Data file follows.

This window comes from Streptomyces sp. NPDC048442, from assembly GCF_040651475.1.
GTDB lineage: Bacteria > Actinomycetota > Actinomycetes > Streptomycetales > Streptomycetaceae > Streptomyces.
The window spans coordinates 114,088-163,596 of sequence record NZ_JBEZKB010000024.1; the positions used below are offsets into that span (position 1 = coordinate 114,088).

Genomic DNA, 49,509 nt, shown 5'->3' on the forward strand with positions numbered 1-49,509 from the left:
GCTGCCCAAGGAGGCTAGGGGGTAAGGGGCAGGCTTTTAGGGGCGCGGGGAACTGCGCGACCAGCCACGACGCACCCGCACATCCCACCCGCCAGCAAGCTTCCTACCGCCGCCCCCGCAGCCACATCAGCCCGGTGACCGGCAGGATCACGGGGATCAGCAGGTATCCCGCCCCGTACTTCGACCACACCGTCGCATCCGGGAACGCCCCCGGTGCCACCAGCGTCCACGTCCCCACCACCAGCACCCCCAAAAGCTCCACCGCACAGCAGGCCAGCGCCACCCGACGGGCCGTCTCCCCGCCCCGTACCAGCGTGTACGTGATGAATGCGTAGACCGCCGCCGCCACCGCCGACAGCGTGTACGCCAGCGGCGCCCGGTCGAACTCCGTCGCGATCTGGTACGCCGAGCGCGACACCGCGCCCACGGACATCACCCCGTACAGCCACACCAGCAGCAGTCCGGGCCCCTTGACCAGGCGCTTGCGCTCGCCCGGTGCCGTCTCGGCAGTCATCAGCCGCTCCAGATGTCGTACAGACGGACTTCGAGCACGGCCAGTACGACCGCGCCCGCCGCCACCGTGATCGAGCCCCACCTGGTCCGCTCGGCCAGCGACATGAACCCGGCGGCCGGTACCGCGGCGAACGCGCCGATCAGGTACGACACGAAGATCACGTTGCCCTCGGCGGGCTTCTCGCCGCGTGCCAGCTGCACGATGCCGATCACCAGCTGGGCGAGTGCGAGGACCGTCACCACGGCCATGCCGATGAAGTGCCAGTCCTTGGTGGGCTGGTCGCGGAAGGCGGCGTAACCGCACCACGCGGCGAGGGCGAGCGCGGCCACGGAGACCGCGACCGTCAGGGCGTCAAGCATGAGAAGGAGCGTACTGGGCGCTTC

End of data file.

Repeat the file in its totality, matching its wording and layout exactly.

This window comes from Streptomyces sp. NPDC048442, from assembly GCF_040651475.1.
GTDB lineage: Bacteria > Actinomycetota > Actinomycetes > Streptomycetales > Streptomycetaceae > Streptomyces.
The window spans coordinates 114,088-163,596 of sequence record NZ_JBEZKB010000024.1; the positions used below are offsets into that span (position 1 = coordinate 114,088).

Genomic DNA, 49,509 nt, shown 5'->3' on the forward strand with positions numbered 1-49,509 from the left:
GCTGCCCAAGGAGGCTAGGGGGTAAGGGGCAGGCTTTTAGGGGCGCGGGGAACTGCGCGACCAGCCACGACGCACCCGCACATCCCACCCGCCAGCAAGCTTCCTACCGCCGCCCCCGCAGCCACATCAGCCCGGTGACCGGCAGGATCACGGGGATCAGCAGGTATCCCGCCCCGTACTTCGACCACACCGTCGCATCCGGGAACGCCCCCGGTGCCACCAGCGTCCACGTCCCCACCACCAGCACCCCCAAAAGCTCCACCGCACAGCAGGCCAGCGCCACCCGACGGGCCGTCTCCCCGCCCCGTACCAGCGTGTACGTGATGAATGCGTAGACCGCCGCCGCCACCGCCGACAGCGTGTACGCCAGCGGCGCCCGGTCGAACTCCGTCGCGATCTGGTACGCCGAGCGCGACACCGCGCCCACGGACATCACCCCGTACAGCCACACCAGCAGCAGTCCGGGCCCCTTGACCAGGCGCTTGCGCTCGCCCGGTGCCGTCTCGGCAGTCATCAGCCGCTCCAGATGTCGTACAGACGGACTTCGAGCACGGCCAGTACGACCGCGCCCGCCGCCACCGTGATCGAGCCCCACCTGGTCCGCTCGGCCAGCGACATGAACCCGGCGGCCGGTACCGCGGCGAACGCGCCGATCAGGTACGACACGAAGATCACGTTGCCCTCGGCGGGCTTCTCGCCGCGTGCCAGCTGCACGATGCCGATCACCAGCTGGGCGAGTGCGAGGACCGTCACCACGGCCATGCCGATGAAGTGCCAGTCCTTGGTGGGCTGGTCGCGGAAGGCGGCGTAACCGCACCACGCGGCGAGGGCGAGCGCGGCCACGGAGACCGCGACCGTCAGGGCGTCAAGCATGAGAAGGAGCGTACTGGGCGCTTC